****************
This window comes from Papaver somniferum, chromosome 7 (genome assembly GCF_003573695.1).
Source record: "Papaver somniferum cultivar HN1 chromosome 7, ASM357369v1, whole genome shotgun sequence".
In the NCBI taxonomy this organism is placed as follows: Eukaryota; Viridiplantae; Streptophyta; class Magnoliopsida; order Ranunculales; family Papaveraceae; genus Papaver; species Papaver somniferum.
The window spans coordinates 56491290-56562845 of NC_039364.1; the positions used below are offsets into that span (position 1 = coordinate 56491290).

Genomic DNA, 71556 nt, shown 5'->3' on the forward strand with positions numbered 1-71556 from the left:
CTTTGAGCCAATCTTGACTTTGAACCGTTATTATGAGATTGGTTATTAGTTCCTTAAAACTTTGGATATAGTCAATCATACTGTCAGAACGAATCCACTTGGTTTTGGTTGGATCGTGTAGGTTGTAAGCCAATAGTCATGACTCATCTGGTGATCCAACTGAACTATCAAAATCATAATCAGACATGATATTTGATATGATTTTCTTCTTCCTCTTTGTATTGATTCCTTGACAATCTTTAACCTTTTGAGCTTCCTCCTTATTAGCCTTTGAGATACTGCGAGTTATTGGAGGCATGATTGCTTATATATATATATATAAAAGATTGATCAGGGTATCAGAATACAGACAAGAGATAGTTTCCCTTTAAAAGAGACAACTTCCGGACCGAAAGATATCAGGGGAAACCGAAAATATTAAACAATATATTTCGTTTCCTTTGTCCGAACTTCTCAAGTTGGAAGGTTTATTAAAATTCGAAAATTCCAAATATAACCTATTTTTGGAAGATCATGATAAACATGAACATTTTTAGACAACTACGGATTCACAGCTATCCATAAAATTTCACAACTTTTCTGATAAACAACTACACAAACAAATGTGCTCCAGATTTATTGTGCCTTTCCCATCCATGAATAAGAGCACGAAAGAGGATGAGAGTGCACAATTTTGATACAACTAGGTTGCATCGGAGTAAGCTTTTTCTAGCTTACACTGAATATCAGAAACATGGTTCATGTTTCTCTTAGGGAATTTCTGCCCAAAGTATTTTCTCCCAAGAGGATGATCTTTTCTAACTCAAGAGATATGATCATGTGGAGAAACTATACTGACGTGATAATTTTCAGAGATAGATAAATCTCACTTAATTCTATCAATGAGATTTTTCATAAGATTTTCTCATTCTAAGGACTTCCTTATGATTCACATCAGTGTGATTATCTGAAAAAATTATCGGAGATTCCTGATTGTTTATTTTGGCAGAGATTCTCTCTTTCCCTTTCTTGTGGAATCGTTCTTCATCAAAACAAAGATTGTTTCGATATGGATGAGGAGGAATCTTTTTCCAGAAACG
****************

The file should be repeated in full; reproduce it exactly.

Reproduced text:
This window comes from Papaver somniferum, chromosome 7 (genome assembly GCF_003573695.1).
Source record: "Papaver somniferum cultivar HN1 chromosome 7, ASM357369v1, whole genome shotgun sequence".
In the NCBI taxonomy this organism is placed as follows: Eukaryota; Viridiplantae; Streptophyta; class Magnoliopsida; order Ranunculales; family Papaveraceae; genus Papaver; species Papaver somniferum.
The window spans coordinates 56491290-56562845 of NC_039364.1; the positions used below are offsets into that span (position 1 = coordinate 56491290).

Genomic DNA, 71556 nt, shown 5'->3' on the forward strand with positions numbered 1-71556 from the left:
CTTTGAGCCAATCTTGACTTTGAACCGTTATTATGAGATTGGTTATTAGTTCCTTAAAACTTTGGATATAGTCAATCATACTGTCAGAACGAATCCACTTGGTTTTGGTTGGATCGTGTAGGTTGTAAGCCAATAGTCATGACTCATCTGGTGATCCAACTGAACTATCAAAATCATAATCAGACATGATATTTGATATGATTTTCTTCTTCCTCTTTGTATTGATTCCTTGACAATCTTTAACCTTTTGAGCTTCCTCCTTATTAGCCTTTGAGATACTGCGAGTTATTGGAGGCATGATTGCTTATATATATATATATAAAAGATTGATCAGGGTATCAGAATACAGACAAGAGATAGTTTCCCTTTAAAAGAGACAACTTCCGGACCGAAAGATATCAGGGGAAACCGAAAATATTAAACAATATATTTCGTTTCCTTTGTCCGAACTTCTCAAGTTGGAAGGTTTATTAAAATTCGAAAATTCCAAATATAACCTATTTTTGGAAGATCATGATAAACATGAACATTTTTAGACAACTACGGATTCACAGCTATCCATAAAATTTCACAACTTTTCTGATAAACAACTACACAAACAAATGTGCTCCAGATTTATTGTGCCTTTCCCATCCATGAATAAGAGCACGAAAGAGGATGAGAGTGCACAATTTTGATACAACTAGGTTGCATCGGAGTAAGCTTTTTCTAGCTTACACTGAATATCAGAAACATGGTTCATGTTTCTCTTAGGGAATTTCTGCCCAAAGTATTTTCTCCCAAGAGGATGATCTTTTCTAACTCAAGAGATATGATCATGTGGAGAAACTATACTGACGTGATAATTTTCAGAGATAGATAAATCTCACTTAATTCTATCAATGAGATTTTTCATAAGATTTTCTCATTCTAAGGACTTCCTTATGATTCACATCAGTGTGATTATCTGAAAAAATTATCGGAGATTCCTGATTGTTTATTTTGGCAGAGATTCTCTCTTTCCCTTTCTTGTGGAATCGTTCTTCATCAAAACAAAGATTGTTTCGATATGGATGAGGAGGAATCTTTTTCCAGAAACG